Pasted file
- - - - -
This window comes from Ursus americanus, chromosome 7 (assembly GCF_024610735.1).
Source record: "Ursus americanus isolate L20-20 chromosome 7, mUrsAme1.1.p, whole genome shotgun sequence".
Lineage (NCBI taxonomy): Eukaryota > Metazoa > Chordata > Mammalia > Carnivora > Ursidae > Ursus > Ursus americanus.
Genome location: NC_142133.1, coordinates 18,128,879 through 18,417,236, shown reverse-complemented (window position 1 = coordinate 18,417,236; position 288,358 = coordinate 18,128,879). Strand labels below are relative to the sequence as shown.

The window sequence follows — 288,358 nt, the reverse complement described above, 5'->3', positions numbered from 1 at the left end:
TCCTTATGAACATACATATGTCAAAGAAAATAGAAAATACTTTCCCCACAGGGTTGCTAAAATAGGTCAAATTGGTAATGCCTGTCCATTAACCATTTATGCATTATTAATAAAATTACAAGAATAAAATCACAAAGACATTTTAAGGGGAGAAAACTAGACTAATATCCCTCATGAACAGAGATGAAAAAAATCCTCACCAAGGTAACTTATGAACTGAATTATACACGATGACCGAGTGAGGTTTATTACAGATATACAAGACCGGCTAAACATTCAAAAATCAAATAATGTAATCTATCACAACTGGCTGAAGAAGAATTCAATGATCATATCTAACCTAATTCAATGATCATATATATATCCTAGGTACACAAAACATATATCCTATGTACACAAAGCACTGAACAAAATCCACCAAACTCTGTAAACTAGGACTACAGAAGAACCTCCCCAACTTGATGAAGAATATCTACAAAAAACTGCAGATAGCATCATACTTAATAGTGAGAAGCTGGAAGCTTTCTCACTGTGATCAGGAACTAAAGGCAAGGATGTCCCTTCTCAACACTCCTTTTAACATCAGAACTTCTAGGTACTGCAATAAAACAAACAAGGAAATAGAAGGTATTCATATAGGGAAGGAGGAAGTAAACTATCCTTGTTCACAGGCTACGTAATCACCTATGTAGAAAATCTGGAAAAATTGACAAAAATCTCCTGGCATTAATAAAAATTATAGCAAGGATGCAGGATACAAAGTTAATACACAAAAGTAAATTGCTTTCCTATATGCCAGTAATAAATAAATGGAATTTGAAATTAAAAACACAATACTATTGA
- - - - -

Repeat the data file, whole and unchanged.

This window comes from Ursus americanus, chromosome 7 (assembly GCF_024610735.1).
Source record: "Ursus americanus isolate L20-20 chromosome 7, mUrsAme1.1.p, whole genome shotgun sequence".
Lineage (NCBI taxonomy): Eukaryota > Metazoa > Chordata > Mammalia > Carnivora > Ursidae > Ursus > Ursus americanus.
Genome location: NC_142133.1, coordinates 18,128,879 through 18,417,236, shown reverse-complemented (window position 1 = coordinate 18,417,236; position 288,358 = coordinate 18,128,879). Strand labels below are relative to the sequence as shown.

The window sequence follows — 288,358 nt, the reverse complement described above, 5'->3', positions numbered from 1 at the left end:
TCCTTATGAACATACATATGTCAAAGAAAATAGAAAATACTTTCCCCACAGGGTTGCTAAAATAGGTCAAATTGGTAATGCCTGTCCATTAACCATTTATGCATTATTAATAAAATTACAAGAATAAAATCACAAAGACATTTTAAGGGGAGAAAACTAGACTAATATCCCTCATGAACAGAGATGAAAAAAATCCTCACCAAGGTAACTTATGAACTGAATTATACACGATGACCGAGTGAGGTTTATTACAGATATACAAGACCGGCTAAACATTCAAAAATCAAATAATGTAATCTATCACAACTGGCTGAAGAAGAATTCAATGATCATATCTAACCTAATTCAATGATCATATATATATCCTAGGTACACAAAACATATATCCTATGTACACAAAGCACTGAACAAAATCCACCAAACTCTGTAAACTAGGACTACAGAAGAACCTCCCCAACTTGATGAAGAATATCTACAAAAAACTGCAGATAGCATCATACTTAATAGTGAGAAGCTGGAAGCTTTCTCACTGTGATCAGGAACTAAAGGCAAGGATGTCCCTTCTCAACACTCCTTTTAACATCAGAACTTCTAGGTACTGCAATAAAACAAACAAGGAAATAGAAGGTATTCATATAGGGAAGGAGGAAGTAAACTATCCTTGTTCACAGGCTACGTAATCACCTATGTAGAAAATCTGGAAAAATTGACAAAAATCTCCTGGCATTAATAAAAATTATAGCAAGGATGCAGGATACAAAGTTAATACACAAAAGTAAATTGCTTTCCTATATGCCAGTAATAAATAAATGGAATTTGAAATTAAAAACACAATACTATTGA